now there are various listed companies who stand to lose all of their value or a great deal of it (Tesla)

could someone like Elon musk or others invested or holding debt in his or other companies have a vested interest in preventing this ?

maybe some banks ? And by implication the central bank

Coming

I’m pretty sure saylors company had a large debt raising recently which they piled into Bitcoin with

Tesla also have converted in a roundabout fashion debt into Bitcoin (since they’ve never made actual profits)

someone was buying those corporate bonds and I’m guessing it was banks

Coming

One more thing to post on this topic

i always felt that the latest crypto pump was completely artificial

the last pump and dump everyone was talking about crypto, it was all over the msm, and every man and his dog was piling in

this time no one seems to care, and I don’t know anyone in real life who is actually buying at $USD50k+ prices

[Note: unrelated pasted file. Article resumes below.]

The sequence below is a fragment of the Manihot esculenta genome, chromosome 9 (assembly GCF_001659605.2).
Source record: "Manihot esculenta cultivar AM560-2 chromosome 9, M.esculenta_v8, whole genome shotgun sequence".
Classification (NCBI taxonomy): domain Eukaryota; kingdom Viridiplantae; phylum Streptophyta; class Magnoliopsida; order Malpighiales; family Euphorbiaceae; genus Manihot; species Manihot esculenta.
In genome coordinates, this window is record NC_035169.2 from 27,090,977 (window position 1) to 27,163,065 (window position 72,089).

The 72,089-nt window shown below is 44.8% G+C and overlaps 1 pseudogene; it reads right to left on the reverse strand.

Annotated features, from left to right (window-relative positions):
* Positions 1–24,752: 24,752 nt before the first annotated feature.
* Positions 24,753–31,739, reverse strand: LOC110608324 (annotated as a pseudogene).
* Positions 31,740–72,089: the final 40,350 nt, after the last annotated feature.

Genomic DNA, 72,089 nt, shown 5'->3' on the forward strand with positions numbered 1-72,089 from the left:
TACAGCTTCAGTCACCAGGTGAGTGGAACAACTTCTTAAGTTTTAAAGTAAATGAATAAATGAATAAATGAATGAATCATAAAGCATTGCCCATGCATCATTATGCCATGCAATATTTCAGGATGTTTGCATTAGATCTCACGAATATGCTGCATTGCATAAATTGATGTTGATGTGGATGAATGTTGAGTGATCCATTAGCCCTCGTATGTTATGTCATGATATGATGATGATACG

also , there’s no one trying to shoe horn “blockchain” into every possible industry and application like there was in 2017

Google trends bears it out too
(see attached image)

amusingly the doge pump is probably more organic as there are still plenty of retards putting their $5000 life savings into it

so I think it’s just become so patently and sublimely absurd, I’m not sure that anyone deep down believes it’s real anymore and paradoxically have stopped even questioning it

8DA8A84A-1073-42DC-9FB6-B64862D78389.png
DjenkA

Every single day $50m USD of real fiat liquidity has to leave the crypto eco-system, to pay for real life mining electricity costs that have to be paid to power stations

As I understand it, this is equivalent to the cost of printing paper fiat. Sure, more costly than printing press but once all the BTC are mined, this costing should finish.